For centuries the distinctive black sail of the
wherry was a common sight along the River Yare.
These magnificent craft plied their trade from
Norwich to Great Yarmouth, transporting everything
from coal and timber to market produce,
ice and thatching reed. While the wherry
survives today only in a handful of restored
vessels the river remains, as do the staithes, the
dykes and many of the wayside pubs once
frequented by the wherrymen.
Once you start
looking, their ghosts are everywhere.
In 2005, the 35-mile long Wherryman’s Way was
unveiled, opening up the riverside footpaths to a
new generation of walkers. In this book the
author has taken a step further, not only covering
the main route but providing an opportunity for
individuals, families and walking groups to explore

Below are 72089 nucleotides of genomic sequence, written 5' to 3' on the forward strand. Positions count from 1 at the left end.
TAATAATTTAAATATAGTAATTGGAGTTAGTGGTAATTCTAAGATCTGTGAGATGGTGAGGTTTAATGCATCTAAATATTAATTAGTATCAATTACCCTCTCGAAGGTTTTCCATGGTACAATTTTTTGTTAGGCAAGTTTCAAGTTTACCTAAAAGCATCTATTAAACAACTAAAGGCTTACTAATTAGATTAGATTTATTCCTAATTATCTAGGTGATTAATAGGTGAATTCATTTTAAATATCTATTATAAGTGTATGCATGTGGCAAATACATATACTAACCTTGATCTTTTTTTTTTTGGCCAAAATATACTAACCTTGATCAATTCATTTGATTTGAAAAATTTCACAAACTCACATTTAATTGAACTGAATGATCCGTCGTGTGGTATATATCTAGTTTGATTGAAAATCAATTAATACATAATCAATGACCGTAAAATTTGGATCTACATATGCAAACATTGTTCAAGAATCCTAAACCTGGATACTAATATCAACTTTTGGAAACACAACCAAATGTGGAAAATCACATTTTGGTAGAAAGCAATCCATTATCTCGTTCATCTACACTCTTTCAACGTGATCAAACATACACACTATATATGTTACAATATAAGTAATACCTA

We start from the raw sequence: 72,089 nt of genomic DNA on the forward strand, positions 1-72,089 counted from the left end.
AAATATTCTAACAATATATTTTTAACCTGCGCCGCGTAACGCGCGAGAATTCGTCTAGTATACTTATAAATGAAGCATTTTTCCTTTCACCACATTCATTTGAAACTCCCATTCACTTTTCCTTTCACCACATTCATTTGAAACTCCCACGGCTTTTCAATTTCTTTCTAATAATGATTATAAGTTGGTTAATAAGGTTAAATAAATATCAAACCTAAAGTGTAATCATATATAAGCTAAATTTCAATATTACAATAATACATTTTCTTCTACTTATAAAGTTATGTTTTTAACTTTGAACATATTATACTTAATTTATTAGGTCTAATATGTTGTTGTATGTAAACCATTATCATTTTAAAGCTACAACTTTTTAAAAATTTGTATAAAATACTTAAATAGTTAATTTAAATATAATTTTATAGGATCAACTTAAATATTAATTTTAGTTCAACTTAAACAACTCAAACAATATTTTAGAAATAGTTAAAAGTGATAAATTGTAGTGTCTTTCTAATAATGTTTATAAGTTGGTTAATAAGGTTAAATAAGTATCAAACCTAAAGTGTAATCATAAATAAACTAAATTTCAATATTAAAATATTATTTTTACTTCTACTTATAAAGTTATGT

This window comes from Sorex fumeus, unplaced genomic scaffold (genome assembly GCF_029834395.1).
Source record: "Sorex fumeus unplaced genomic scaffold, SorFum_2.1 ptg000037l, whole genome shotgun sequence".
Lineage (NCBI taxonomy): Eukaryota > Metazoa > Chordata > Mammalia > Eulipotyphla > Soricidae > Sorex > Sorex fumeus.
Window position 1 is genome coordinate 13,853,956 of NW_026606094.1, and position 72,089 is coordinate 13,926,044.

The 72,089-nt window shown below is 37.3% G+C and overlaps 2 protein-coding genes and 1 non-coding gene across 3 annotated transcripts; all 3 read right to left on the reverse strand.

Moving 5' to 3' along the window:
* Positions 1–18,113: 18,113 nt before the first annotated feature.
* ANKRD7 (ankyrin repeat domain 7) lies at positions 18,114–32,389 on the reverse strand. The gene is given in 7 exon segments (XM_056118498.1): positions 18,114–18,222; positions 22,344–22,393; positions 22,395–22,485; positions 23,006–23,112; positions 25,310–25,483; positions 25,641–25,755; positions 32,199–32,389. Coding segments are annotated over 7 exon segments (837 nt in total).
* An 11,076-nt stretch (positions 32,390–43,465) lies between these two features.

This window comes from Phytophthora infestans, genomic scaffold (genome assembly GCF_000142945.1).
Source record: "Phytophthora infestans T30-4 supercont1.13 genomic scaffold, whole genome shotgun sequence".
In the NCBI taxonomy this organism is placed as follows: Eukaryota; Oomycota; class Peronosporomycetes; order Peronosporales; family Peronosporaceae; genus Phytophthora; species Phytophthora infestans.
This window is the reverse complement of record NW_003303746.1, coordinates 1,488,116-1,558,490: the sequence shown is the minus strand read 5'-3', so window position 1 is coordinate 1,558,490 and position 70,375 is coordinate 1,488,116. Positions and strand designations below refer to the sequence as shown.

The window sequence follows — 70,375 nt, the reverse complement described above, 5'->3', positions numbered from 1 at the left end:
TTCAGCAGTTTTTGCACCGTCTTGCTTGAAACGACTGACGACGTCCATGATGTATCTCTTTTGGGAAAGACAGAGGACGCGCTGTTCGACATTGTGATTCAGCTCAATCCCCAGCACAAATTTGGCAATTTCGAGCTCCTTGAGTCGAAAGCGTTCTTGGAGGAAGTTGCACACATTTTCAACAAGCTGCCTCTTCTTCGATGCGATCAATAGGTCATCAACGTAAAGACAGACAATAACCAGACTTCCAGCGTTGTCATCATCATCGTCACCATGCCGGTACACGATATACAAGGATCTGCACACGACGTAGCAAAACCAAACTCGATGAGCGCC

the heritage of the Wherryman’s Way by
providing guides to the twelve circular walks
which branch off from it.
The book is illuminated with photographs and
stories relating to features connected with the
route, from abandoned windmills to long forgotten
ferries, and eccentric characters such as
Billy Bluelight and the irascible wildfowler known
as ‘Old Scientific’. This book is a must for anyone
who loves what the wherrymen themselves
called ‘The Norwich River’.
Steve Silk is an assistant editor for the
BBC, working on its Look East news
programme based in Norwich. He
lives in Loddon, half way along the
Imprint: Halsgrove. ISBN 978 1 84114 852 6, hardback, 214x230mm, 144 pages. Published May 2010.